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Title: Searching for Tarhuntassa : using GIS spatial analysis and diverse data-sets to investigate a question of historical geography in Hittite, southern Anatolia
Author: Jones, Matthew Alexander
Awarding Body: University of Birmingham
Current Institution: University of Birmingham
Date of Award: 2019
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Spatial analysis techniques, performed using Geographical Information System (GIS) software packages, have become commonplace, even ubiquitous, in landscape archaeology over the last three decades. However, they have not had as significant an impact in the field of Ancient Near Eastern historical geography, despite the inherently spatial nature of this area of research. Settlements and regions named in documentary sources are still sought using traditional methods of textual study and field survey, with digital methodologies rarely implemented. An excellent example of such a case is the search for the Hittite city of Tarḫuntassa - capital of the Hittite Empire in the early 13th century BC, then the seat of a vassal kingdom and a rival dynasty for the throne in the Empire's declining years, but as yet unlocated. This thesis first critiques previous attempts to locate the borders and city of Tarḫuntassa, putting forward a case for why and how GIS spatial analysis techniques can be used to assess the criteria on which these previous studies based their conclusions, and investigate the context of, and relationships between, Bronze Age settlements and the regional landscape. These analyses are combined to form a model of Hittite regional landscape use, which forms the basis for a new hypothesis as to the capital's location. Finally, it is argued that this innovative GIS-based approach can, alongside a broader understanding of Hittite interaction with the landscape in terms of settlement, religion and monumentalism, challenge current consensus as to Tarḫuntassa's location and expand the study of Hittite historical geography beyond the traditional methods of survey, excavation and toponymy.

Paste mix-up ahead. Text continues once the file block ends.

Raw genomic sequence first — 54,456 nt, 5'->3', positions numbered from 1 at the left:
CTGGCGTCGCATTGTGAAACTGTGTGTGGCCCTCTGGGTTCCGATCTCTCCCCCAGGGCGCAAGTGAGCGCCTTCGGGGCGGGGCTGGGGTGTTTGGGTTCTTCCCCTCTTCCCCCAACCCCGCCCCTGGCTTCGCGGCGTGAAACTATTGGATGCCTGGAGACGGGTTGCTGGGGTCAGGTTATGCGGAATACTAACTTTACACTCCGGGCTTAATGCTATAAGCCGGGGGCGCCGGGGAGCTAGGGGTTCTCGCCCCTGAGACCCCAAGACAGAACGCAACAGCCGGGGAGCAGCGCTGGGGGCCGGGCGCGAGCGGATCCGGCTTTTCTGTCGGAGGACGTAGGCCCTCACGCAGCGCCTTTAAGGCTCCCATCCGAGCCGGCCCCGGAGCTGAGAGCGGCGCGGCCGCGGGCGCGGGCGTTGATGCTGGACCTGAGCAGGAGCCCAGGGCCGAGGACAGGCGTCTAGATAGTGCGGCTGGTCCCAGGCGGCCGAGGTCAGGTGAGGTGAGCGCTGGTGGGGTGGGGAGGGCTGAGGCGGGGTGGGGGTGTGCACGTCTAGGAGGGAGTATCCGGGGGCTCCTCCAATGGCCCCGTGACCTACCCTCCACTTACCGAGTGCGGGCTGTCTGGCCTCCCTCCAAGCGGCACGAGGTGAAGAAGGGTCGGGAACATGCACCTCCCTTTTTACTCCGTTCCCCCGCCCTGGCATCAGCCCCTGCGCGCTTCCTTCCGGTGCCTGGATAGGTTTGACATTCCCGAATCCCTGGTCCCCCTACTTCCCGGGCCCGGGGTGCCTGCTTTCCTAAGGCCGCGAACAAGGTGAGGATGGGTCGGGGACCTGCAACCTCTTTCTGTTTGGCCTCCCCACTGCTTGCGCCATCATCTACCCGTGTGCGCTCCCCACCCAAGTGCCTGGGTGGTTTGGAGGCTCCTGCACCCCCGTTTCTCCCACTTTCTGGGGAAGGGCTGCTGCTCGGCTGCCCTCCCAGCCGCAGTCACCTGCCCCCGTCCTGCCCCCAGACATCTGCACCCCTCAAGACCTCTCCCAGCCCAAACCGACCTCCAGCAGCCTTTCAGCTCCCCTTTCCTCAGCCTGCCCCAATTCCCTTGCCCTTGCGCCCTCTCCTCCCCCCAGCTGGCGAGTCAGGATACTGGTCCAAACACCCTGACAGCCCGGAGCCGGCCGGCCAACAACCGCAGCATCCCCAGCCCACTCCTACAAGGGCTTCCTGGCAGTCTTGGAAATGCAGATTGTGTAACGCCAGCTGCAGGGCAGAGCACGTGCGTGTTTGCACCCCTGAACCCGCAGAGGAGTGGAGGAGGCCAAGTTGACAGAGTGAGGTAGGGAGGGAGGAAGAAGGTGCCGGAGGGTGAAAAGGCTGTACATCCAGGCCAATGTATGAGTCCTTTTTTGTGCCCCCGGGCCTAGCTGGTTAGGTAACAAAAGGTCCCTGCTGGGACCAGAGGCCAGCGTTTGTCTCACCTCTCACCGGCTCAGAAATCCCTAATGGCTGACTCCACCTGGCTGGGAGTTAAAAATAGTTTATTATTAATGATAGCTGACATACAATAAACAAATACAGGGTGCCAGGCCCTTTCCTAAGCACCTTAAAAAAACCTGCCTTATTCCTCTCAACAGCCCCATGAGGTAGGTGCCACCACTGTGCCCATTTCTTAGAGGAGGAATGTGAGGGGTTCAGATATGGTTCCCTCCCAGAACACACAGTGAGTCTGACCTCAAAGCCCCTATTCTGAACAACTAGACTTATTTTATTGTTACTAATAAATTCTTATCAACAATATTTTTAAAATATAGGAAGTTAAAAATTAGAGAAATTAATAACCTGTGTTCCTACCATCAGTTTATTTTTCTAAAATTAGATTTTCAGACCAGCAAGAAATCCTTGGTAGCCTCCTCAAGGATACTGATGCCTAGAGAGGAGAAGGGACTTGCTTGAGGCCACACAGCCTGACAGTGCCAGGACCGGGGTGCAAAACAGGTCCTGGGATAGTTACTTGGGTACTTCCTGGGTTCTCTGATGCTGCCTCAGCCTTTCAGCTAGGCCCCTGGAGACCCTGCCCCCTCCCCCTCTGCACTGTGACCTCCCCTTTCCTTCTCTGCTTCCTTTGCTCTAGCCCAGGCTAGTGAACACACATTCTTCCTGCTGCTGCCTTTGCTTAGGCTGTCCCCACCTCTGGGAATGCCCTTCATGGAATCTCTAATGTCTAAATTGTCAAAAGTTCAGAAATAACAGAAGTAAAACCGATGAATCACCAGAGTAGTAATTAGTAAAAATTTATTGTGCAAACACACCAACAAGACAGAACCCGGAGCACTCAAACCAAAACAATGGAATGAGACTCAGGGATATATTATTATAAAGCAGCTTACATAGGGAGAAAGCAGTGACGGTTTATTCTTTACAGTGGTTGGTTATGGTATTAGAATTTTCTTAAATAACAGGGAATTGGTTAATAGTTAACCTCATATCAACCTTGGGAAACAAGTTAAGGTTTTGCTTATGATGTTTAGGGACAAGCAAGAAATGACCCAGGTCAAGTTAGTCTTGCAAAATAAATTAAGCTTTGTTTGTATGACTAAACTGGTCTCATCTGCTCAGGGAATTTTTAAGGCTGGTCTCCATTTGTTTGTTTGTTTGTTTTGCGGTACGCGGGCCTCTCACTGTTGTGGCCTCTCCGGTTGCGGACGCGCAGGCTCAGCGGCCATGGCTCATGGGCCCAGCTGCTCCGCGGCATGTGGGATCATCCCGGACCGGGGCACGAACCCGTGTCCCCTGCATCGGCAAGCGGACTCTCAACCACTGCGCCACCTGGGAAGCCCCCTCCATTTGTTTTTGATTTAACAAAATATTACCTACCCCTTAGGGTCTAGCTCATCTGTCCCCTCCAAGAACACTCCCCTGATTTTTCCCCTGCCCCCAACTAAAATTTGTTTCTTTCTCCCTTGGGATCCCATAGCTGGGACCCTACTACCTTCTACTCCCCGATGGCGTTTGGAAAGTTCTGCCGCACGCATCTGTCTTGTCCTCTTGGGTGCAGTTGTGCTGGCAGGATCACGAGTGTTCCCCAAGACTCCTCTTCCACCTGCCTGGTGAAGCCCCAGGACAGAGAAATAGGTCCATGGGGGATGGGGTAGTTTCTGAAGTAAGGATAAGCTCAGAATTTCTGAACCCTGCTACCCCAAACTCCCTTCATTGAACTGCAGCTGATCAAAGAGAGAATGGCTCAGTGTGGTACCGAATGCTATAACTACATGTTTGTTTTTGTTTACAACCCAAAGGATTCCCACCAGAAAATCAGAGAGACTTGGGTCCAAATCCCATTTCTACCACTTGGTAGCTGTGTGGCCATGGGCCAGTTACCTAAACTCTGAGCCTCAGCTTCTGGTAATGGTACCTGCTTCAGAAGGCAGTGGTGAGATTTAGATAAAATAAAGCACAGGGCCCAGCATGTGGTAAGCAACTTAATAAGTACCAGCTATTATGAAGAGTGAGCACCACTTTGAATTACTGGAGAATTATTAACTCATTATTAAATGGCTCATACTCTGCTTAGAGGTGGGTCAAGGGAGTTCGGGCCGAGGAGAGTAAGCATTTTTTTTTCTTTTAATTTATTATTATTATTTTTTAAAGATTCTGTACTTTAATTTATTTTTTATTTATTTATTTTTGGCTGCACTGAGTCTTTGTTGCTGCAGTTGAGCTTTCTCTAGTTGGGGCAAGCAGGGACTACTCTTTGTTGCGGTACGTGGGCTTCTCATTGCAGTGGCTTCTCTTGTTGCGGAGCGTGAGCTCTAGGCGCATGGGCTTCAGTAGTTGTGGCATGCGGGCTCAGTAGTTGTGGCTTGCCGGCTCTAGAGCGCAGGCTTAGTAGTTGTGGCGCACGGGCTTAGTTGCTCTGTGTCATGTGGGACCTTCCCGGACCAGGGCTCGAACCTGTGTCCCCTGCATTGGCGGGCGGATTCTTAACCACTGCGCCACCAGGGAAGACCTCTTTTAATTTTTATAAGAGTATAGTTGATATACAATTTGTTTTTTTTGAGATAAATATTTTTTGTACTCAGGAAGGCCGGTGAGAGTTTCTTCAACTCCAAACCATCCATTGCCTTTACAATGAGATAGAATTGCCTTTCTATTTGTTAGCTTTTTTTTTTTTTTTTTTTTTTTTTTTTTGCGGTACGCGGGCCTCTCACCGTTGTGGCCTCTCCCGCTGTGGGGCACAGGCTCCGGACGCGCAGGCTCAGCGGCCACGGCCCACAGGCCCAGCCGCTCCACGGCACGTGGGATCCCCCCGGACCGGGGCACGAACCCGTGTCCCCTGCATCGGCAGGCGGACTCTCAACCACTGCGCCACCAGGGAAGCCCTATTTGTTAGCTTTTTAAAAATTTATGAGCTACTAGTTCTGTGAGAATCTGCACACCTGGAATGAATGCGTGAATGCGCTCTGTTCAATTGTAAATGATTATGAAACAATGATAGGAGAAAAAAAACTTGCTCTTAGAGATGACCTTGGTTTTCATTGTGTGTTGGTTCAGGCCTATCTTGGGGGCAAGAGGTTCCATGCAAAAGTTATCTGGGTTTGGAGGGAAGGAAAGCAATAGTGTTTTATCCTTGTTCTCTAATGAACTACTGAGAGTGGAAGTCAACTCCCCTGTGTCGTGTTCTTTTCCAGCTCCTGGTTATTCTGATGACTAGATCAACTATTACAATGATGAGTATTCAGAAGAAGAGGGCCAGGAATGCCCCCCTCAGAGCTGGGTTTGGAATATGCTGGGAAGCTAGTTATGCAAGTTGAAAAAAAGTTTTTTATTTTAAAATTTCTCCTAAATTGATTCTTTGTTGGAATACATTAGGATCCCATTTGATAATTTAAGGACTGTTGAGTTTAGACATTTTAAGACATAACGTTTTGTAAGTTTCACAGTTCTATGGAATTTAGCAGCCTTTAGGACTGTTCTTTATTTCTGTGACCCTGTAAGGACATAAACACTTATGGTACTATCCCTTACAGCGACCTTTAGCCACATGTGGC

Supervisor: Not available Sponsor: Not available
Qualification Name: Thesis (Ph.D.) Qualification Level: Doctoral
EThOS ID:  DOI: Not available
Keywords: CC Archaeology